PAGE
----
Expletive deleted

The phrase expletive deleted refers to profanity which has been censored by the author or by a subsequent censor, usually appearing in place of the profanity. The phrase became popular after the Watergate scandal.

Compelled by a subpoena to provide the contents of the White House taping system to the House Judiciary Committee in April 1974, President Richard Nixon ordered transcripts of the tapes to be prepared. After a cursory inspection of the transcripts, Nixon, shocked at viewing several profanity-laced discussions amongst the White House's inner-circle, ordered that every use of profanity be replaced by "[EXPLETIVE DELETED]."[1]

The transcripts were published in The New York Times, and elicited shock in much of the country, given Nixon's generally staid public image and the fact that contemporary media coverage of politicians did not usually report candidates' profanity use. As Nixon biographer Jonathan Aitken noted, Nixon had a rather broad view on what constituted profanity, and had ordered minor outbursts like Christ and hell to be replaced as expletives. Seeing the jarring phrase repeatedly within the transcripts seemed to give the public the impression that the words used were far harsher than what actually appeared on the tapes.[2]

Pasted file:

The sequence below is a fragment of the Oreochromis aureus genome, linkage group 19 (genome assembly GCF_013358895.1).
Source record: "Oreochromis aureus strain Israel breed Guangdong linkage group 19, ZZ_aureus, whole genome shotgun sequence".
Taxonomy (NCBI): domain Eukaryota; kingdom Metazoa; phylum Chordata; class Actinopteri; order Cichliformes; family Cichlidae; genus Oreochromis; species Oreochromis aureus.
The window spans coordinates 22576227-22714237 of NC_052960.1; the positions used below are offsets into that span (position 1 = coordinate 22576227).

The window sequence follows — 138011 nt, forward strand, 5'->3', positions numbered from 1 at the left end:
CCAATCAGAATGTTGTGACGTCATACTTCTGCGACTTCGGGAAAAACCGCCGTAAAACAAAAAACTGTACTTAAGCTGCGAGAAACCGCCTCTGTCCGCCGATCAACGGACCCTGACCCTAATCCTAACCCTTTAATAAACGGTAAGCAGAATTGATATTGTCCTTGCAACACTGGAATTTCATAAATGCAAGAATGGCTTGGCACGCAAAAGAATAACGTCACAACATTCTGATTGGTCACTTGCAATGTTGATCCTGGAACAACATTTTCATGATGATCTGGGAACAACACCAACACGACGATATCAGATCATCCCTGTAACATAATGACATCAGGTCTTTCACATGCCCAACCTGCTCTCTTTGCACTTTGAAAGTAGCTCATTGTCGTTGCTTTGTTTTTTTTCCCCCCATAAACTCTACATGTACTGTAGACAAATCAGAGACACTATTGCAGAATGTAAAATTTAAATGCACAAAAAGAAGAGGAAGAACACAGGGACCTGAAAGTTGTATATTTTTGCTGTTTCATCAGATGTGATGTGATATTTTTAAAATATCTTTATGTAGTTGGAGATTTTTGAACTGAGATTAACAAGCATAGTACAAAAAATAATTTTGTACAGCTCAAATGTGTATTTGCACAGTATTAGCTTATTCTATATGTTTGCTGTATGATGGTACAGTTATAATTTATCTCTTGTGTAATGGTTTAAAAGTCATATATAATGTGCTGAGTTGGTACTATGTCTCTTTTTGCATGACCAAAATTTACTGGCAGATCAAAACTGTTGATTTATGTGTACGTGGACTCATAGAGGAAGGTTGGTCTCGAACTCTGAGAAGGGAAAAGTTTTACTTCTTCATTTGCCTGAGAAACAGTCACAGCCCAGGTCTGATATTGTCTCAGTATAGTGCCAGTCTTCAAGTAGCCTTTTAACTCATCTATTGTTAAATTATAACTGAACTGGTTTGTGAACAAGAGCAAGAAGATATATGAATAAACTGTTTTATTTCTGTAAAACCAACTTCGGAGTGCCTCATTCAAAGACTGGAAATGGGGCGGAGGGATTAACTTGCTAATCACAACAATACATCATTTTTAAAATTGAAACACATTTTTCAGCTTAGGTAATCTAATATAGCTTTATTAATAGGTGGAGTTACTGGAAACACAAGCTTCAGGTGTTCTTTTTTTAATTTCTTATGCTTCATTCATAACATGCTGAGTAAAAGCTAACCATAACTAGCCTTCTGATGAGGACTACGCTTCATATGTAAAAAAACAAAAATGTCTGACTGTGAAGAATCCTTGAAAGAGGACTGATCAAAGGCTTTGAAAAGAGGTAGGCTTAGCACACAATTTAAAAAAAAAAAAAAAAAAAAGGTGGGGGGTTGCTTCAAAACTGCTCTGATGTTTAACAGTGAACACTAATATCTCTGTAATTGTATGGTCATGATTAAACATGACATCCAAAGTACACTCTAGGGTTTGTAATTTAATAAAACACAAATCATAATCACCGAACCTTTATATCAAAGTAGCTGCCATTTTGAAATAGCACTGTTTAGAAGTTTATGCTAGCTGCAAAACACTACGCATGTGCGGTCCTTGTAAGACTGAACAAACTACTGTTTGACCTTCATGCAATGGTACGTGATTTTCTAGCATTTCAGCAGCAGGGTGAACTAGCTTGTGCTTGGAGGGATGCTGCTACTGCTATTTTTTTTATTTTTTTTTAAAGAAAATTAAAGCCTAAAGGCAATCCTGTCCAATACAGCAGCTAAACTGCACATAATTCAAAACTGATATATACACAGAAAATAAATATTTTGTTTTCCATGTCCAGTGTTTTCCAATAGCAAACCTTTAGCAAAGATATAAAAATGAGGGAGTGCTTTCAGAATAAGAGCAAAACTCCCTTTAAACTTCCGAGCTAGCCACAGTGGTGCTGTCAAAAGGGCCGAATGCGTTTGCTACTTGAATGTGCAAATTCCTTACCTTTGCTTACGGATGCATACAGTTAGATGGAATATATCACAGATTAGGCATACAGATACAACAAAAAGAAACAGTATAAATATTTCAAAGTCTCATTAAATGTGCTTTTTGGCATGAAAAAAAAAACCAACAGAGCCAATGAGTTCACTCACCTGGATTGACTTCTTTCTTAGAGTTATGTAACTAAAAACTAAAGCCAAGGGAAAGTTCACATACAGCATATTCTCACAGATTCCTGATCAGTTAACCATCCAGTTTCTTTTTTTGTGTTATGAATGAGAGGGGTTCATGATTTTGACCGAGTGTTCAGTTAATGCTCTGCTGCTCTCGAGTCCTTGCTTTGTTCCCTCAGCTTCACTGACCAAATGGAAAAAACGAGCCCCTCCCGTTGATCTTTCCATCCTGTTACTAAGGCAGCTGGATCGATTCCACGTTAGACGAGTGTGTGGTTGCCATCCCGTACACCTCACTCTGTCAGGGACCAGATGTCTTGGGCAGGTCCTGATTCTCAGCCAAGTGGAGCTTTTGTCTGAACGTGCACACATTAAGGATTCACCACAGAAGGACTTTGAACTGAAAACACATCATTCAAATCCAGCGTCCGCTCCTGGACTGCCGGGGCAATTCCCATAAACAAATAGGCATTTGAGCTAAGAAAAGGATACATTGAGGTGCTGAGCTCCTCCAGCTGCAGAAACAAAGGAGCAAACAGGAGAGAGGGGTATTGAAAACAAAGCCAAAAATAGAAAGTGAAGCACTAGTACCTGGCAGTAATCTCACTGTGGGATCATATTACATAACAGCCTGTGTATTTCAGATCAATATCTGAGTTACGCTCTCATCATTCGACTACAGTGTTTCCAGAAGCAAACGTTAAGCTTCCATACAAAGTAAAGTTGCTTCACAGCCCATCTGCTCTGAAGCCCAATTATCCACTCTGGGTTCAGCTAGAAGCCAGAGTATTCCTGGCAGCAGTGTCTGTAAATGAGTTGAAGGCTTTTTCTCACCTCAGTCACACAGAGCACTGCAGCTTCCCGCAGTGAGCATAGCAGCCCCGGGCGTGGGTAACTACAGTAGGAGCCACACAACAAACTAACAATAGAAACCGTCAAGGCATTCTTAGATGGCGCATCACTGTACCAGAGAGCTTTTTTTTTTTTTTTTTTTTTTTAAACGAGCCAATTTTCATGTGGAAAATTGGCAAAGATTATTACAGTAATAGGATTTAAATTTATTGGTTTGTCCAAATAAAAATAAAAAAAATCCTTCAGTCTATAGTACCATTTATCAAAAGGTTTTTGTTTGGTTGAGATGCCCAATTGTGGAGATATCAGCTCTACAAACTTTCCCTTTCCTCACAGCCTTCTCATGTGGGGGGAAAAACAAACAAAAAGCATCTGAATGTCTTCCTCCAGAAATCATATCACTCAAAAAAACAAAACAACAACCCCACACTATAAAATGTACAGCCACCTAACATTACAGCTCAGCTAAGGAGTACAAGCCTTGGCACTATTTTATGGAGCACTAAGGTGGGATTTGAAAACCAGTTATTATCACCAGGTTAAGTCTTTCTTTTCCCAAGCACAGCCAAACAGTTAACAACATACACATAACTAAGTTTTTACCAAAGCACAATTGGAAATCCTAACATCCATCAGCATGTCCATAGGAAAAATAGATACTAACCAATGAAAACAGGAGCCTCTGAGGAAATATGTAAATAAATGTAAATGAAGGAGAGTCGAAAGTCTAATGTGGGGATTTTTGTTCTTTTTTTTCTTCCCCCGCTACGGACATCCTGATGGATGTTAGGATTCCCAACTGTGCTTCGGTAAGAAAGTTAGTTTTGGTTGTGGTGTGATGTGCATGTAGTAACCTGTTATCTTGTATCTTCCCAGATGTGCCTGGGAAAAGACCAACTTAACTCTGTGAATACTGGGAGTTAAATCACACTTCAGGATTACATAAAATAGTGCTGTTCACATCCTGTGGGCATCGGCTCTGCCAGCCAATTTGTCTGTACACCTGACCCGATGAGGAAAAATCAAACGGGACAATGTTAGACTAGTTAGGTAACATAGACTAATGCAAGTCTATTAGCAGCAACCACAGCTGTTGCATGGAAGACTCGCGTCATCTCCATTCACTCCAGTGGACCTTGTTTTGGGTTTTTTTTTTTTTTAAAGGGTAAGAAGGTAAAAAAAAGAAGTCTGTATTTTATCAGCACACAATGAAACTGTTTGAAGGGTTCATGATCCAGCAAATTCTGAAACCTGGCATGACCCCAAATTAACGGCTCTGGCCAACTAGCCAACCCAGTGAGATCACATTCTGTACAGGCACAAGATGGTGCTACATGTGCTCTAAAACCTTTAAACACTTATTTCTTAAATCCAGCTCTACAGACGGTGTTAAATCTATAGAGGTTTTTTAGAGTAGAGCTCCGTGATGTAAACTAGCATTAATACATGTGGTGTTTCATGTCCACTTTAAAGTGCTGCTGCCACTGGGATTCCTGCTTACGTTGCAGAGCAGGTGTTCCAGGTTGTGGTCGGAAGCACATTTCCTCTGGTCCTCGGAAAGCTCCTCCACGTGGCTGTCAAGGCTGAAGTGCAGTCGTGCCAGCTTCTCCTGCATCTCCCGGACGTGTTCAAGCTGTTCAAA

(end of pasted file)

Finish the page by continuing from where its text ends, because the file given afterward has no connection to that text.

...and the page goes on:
The phrase entered the public imagination to the point where protesters outside the White House held up picket signs reading, "IMPEACH THE (EXPLETIVE DELETED)!"

In later years, the phrase became commonplace as an ironic expression which indicates that a profanity has been omitted and passed into general usage as a convenient linguistic figleaf.

The term expletive is commonly used outside linguistics to refer to any bad language (or profanity), used with or without meaning. Expletives in this wide sense may be adjectives, adverbs, nouns or, most commonly, interjections, or (rarely) verbs. Within linguistics, an expletive always refers to a word without meaning, namely a syntactic expletive or expletive attributive. In this technical sense an expletive need not be rude.

See also


  1. Language Log: Discussion of Nixon's use of profanity
  2. Aitken, Johnathan: "Nixon, A Life" Page 515
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